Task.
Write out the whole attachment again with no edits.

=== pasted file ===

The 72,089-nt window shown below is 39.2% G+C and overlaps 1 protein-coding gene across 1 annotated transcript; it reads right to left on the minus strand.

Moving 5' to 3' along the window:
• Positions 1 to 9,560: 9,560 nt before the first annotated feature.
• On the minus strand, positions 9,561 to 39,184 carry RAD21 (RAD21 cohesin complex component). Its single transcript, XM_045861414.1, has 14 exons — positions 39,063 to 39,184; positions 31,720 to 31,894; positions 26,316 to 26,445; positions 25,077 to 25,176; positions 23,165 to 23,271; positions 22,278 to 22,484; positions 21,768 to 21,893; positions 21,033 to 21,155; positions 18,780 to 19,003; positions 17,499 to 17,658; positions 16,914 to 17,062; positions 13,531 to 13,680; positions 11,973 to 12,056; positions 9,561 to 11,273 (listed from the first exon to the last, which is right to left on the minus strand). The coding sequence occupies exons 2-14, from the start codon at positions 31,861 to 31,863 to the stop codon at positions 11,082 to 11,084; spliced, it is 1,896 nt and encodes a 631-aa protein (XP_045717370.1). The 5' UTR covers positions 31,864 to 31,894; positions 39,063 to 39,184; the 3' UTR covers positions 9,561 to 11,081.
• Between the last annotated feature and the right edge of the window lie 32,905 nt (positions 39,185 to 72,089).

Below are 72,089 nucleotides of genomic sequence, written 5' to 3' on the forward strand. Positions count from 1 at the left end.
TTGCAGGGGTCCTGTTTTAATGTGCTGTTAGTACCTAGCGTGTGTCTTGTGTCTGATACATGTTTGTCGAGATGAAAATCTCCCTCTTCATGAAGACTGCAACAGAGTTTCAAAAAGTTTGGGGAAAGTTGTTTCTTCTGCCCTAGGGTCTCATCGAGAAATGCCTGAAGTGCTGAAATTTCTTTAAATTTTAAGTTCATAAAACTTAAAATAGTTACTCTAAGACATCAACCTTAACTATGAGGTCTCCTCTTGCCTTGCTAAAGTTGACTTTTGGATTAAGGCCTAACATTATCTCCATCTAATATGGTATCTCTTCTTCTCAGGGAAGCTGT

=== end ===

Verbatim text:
The 72,089-nt window shown below is 39.2% G+C and overlaps 1 protein-coding gene across 1 annotated transcript; it reads right to left on the minus strand.

Moving 5' to 3' along the window:
• Positions 1 to 9,560: 9,560 nt before the first annotated feature.
• On the minus strand, positions 9,561 to 39,184 carry RAD21 (RAD21 cohesin complex component). Its single transcript, XM_045861414.1, has 14 exons — positions 39,063 to 39,184; positions 31,720 to 31,894; positions 26,316 to 26,445; positions 25,077 to 25,176; positions 23,165 to 23,271; positions 22,278 to 22,484; positions 21,768 to 21,893; positions 21,033 to 21,155; positions 18,780 to 19,003; positions 17,499 to 17,658; positions 16,914 to 17,062; positions 13,531 to 13,680; positions 11,973 to 12,056; positions 9,561 to 11,273 (listed from the first exon to the last, which is right to left on the minus strand). The coding sequence occupies exons 2-14, from the start codon at positions 31,861 to 31,863 to the stop codon at positions 11,082 to 11,084; spliced, it is 1,896 nt and encodes a 631-aa protein (XP_045717370.1). The 5' UTR covers positions 31,864 to 31,894; positions 39,063 to 39,184; the 3' UTR covers positions 9,561 to 11,081.
• Between the last annotated feature and the right edge of the window lie 32,905 nt (positions 39,185 to 72,089).

Below are 72,089 nucleotides of genomic sequence, written 5' to 3' on the forward strand. Positions count from 1 at the left end.
TTGCAGGGGTCCTGTTTTAATGTGCTGTTAGTACCTAGCGTGTGTCTTGTGTCTGATACATGTTTGTCGAGATGAAAATCTCCCTCTTCATGAAGACTGCAACAGAGTTTCAAAAAGTTTGGGGAAAGTTGTTTCTTCTGCCCTAGGGTCTCATCGAGAAATGCCTGAAGTGCTGAAATTTCTTTAAATTTTAAGTTCATAAAACTTAAAATAGTTACTCTAAGACATCAACCTTAACTATGAGGTCTCCTCTTGCCTTGCTAAAGTTGACTTTTGGATTAAGGCCTAACATTATCTCCATCTAATATGGTATCTCTTCTTCTCAGGGAAGCTGT